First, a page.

Sohrab Shahid Saless Dar Ghorbat (Far from Home)

The films of Sohrab Shahid Saless were created between 1974-1991. A director between countries, between worlds, between languages, between categories. Once he said in an interview: »An airport or a train station restaurant, those are good places to meet me.«[1] His life was always in between, as his films are today. Born and raised in Iran he spend time in Vienna and Paris to study film. Shahid Saless shot 1974 his two first feature films in Bandar-e Torkaman at the Caspian Sea, presenting them both that same year at the Berlinale. He decided to move to Germany, where he struggled to receive funding for his film projects. With the support of some commission editors of television, it was possible to realize 14 films. He also shot a film in Kabul and his beloved Anton Chekhov provided the motivation for coproductions shot in Czechoslovakia. Sometimes he would spend time at the Baltic Sea, in Munich or Bremen – and time and again coming back to Berlin.

Berlin – at that time a city with bullet holes still visible in the façades of the buildings, thrusting strikingly into the streetscape, right in front of heads that longed to forget about that time. Unbuttoning the shirt of this society – as one of his protagonists would scream years later in one of his films. Saless wanted to get inside these heads, to understand how the country, that he now decided to live in, could have allowed something like National Socialism to happen. How could it be possible that ideologies and racisms seemed to trickle away, only to come back again in another garb? How could it be that he, as a filmmaker who left Iran to work more freely, had to overcome similar hurdles in a democratic society?

1975 is also the year when DAR GHORBAT/FAR FROM HOME was produced, Saless’s first film shot in Germany. A film that – as Saless himself described it – views and shows the human side of the problem of isolation in a foreign country. It is also a film of precise observations, and not only of his own protagonist, but also of the society around him. The film centers on a group of people living in a Kreuzberg apartment. In community and solidarity, they live in between work and a time of longing, which is structured by letters from their home country Turkey, individual needs and attempts to open up to a country that has no place for them. Through Husseyin’s eyes we travel, unsure but curious, through Berlin, looking for encounters, which are often limited to everyday racisms and rejection. The only thing that remains is work, melting into rhythms of repetition – machines that interconnect with Husseyin’s body, blocking it. Except for the famous Iranian actor Parviz Sayyad, the roles are almost entirely played by amateurs, who Saless found in bars.

Among the press materials on the film, Saless had a quote from Bertolt Brecht framed, which can be read as a programmatic model for more than one of his films:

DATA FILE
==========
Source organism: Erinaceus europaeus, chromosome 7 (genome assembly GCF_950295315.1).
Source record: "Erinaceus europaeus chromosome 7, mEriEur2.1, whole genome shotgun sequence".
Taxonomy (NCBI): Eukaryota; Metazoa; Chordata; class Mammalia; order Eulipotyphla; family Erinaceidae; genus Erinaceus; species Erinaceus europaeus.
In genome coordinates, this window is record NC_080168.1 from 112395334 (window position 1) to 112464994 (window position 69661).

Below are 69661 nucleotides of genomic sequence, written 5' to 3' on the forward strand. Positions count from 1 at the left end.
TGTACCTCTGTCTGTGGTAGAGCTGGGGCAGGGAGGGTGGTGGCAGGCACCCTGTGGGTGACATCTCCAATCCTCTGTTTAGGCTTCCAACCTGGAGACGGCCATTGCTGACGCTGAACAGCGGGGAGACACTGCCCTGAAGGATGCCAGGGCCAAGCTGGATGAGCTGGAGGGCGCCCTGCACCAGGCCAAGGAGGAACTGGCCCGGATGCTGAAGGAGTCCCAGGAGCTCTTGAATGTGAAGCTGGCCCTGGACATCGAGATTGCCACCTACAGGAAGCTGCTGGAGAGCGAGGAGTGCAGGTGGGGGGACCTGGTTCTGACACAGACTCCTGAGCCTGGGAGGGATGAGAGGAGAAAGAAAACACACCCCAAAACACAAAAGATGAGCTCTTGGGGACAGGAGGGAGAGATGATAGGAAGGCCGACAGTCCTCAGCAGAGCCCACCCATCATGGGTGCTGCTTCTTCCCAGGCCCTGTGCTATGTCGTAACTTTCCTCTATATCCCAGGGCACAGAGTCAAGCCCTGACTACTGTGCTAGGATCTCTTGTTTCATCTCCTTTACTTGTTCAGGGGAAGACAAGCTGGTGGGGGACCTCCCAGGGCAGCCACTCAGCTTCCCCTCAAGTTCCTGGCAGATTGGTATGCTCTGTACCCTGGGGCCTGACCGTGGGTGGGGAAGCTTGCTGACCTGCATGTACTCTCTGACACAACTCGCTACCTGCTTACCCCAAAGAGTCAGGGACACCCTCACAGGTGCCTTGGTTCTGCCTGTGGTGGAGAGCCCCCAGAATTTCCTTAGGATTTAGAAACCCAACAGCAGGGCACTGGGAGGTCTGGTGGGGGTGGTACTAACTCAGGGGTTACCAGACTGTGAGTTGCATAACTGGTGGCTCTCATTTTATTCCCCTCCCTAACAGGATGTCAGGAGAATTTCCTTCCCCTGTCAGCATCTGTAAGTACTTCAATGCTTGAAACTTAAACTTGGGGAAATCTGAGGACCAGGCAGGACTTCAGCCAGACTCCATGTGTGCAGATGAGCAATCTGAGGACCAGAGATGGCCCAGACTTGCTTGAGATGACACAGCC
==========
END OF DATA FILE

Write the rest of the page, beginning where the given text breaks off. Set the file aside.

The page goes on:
Do not become too remote
However much you perfect your art
From that theatre of daily life
Whose setting is the street.

For Shahid Saless, the streets are the architectures of society that inscribe in themselves the time that the inhabitants want to suppress in the present. In this way, the film becomes a historical documentation of a dysfunctional FRG-reality, but also brings out the people on the margins of society, whom we often do not dignify with a glance on the street. With Shahid Saless, they become subjects whose power lies in looking at the world as if it were one in which humanity reigns.

Perhaps the legacy of Saless’ films is that today we are able to understand through them what it means to make a change in viewpoint, towards society and towards people that bring us closer to what we ourselves sometimes can’t see. Something that can only be seen FAR FROM HOME.

Vivien Buchhorn


Vivien Buchhorn is a film historian and curator. She has been working for many years to make the films of Sohrab Shahid Saless accessible and visible. Since some of the films were difficult to license and materials were locked in archives, where they weren’t accessible the SHAHID SALESS ARCHIVE was created on Vivien Buchhorn’s initiative. With the support of the Goethe-Institut, the new archive project has set itself the task of digitally restoring the entire output of Sohrab Shahid Saless. In addition to a book publication, it will continuously ensure that the films are given a new film-historical mediation.

[1] Benedikt Erenz, »Uhr ohne Zeiger. Sohrab Shahid Saless und seine Filme«. In: DIE ZEIT, Nr. 3, 11.01.1985



Sohrab Shahid Saless, 91', 1975, Germany-Iran, Islamic Republic of
Director Sohrab Shahid Saless
Screenplay Sohrab Shahid Saless, Helga Houzer
Cinematography Ramin Reza Molai
Editor Rouhollah Emami
Production Provobis-Film, Germany/New Film Group, Iran
Sound Frank Schreiner, Max Galinsky
Cast Parviz Sayyad, Anasal Cihan, Muhammet Temizkan, Hüsamettin Kaya, Sakibe Kaya, Imran Kaya, Ursula Kessler, Ute Bokelmann
Rightholder: PROVOBIS Gesellschaft für Film und Fernsehen mbH with support of the SHAHID SALESS ARCHIVE

Restoration by Provobis Gesellschaft für Film und Fernsehen mbH in cooperation with Goethe-Institut and Shahid Saless Archive, funded by FFA.

Husseyin comes to West Berlin from Turkey, climbs the stairs of the subway stations, looks uncertainly and yet curiously at the facades of the buildings. But the new environment despises him, gives him no home between monotonous work at a punch press, stairwell nosiness and everyday racisms. The only moments of solidarity he finds are in the midst of his Kreuzberg apartment community. Sohrab Shahid Saless’ first film shot in Germany gives insight into the condition of a person who leaves his home and is condemned to remain a seeker. The film allows us to sense a social climate in Germany whose after-effects are still visible today.